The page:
The Peoples Conference chairman said PC is considering approaching the High Court against the ban on student politics. Kashmir is the only place in the world where student politics is banned, he says. Lone criticized the state government and Kashmir University authorities for banning student politics and having dual standards. He said that KU was closed for three days for “apparent youth icon of India,” ensured that the National Students Union of India would set up a branch there. “Why cannot we set up our branch there? If Rahul Gandhi can visit KU, why I or other Kashmiri leader cannot go there?” the PC chairman, flanked by students of Kashmir University, asked. Shafat Siddiqui will head the student’s wing of Peoples Conference.
On The ROAD
The much taked about touted Sarpanchs and Panchs took to a day’s hunger strike to press for empowerment of Panchayati Raj institutions in Jammu and Kashmir. Scores of village heads from various districts of the Valley cutting across the party lines assembled at Press Enclave in Srinagar and staged a sit in. They were demanding pay and powers.
Convener of J&K Panchayati Raj Movement Shahnawaz Sultan criticized the government for what he termed as playing politics with regard to strengthening of Panchayati Raj in the state. The village heads were demanding that the government clear its stand on the issues related to 73rd amendment and monthly honorarium for Sarpanchs and Panchs.
“Our leaders are telling people that 73rd amendment is not possible to be introduced in J&K in view of article 370 but I want to ask them why was NREGA extended to J&K? There is lot of money in NREGA that is why it was extended,” he added. Bashir Ahmad Mir Sarpanch of Kralpora Chadoora demanded that Sarpanchs and Panchs be provided monthly honorarium. If our demands are not fulfilled then we may be forced to go for indefinite strike.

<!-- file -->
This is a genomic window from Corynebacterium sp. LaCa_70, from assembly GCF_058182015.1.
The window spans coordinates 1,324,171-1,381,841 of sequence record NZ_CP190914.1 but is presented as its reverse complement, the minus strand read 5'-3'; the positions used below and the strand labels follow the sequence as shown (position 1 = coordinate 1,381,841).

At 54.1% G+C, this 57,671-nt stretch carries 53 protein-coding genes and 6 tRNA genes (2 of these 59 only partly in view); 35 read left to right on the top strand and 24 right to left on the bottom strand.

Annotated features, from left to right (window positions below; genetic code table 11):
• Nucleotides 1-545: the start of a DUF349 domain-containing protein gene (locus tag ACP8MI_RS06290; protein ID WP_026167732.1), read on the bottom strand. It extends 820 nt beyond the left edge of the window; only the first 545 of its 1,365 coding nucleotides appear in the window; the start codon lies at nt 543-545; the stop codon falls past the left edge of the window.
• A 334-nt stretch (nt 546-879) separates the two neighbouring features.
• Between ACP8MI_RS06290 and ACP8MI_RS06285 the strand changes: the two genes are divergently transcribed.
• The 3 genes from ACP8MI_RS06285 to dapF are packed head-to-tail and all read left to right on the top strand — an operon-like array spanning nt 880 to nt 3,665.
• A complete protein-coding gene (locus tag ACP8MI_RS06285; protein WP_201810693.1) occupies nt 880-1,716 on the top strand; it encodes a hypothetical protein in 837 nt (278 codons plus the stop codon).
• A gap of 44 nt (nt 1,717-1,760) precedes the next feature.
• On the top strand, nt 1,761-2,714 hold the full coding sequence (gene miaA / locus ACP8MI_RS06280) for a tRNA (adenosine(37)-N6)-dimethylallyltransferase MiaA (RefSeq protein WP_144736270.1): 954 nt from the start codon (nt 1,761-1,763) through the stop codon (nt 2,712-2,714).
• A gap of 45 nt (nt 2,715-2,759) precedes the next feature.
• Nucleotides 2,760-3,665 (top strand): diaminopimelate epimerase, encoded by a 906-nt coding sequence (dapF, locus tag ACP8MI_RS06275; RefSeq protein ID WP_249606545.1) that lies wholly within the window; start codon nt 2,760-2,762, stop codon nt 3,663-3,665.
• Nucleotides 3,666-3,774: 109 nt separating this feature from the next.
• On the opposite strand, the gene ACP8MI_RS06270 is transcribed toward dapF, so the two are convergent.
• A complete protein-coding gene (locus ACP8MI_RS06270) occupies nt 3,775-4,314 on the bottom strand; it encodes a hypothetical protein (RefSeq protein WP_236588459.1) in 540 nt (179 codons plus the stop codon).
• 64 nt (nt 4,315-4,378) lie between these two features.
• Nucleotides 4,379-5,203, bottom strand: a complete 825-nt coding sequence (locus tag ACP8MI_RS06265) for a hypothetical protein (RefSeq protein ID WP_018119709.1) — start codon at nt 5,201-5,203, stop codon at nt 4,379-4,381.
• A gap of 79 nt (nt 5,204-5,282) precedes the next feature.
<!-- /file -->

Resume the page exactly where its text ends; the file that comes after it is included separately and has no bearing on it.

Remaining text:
A large number of women Panchayat members also attended the programme which was organized by J&K Panchayati Raj Movement. The Village heads claimed that they have been forced to hit the streets as they are “unable to serve the people who came out against all odds casted votes” to elect them. Law and Parliamentary affairs Minister, Ali Muhammad Sagar had termed Sarpanchas of Jammu and Kashmir as the “chief ministers” of their areas and their panchas as the cabinet ministers. He had assured them that the necessary steps were being taken to empower this tier of government. Nothing happened.
Over To PADDER
Kashmir’s blue sapphire mines have come on spy agencies’ radar. The spy agency monitoring communications reportedly intercepted a conversation between unknown persons in Pakistan administered Kashmir and Jammu and Kashmir about mining operations at Padder sapphire mines in Doda district. Sketchy conversations are related to the volume of the sapphire mining business and details of domestic and foreign players in the race to win the “golden opportunity” to mine the expensive gemstones.
The spy agencies are said to be making “discreet inquiries about the antecedents of Indian and foreign firms that have expressed an interest in mining” through a joint venture with the state-owned Jammu and Kashmir Mining Limited (JKML). Information is being gathered to ascertain whether militants are trying to tie-up with someone to take a cut in the mega business by promising not to disturb mining activity.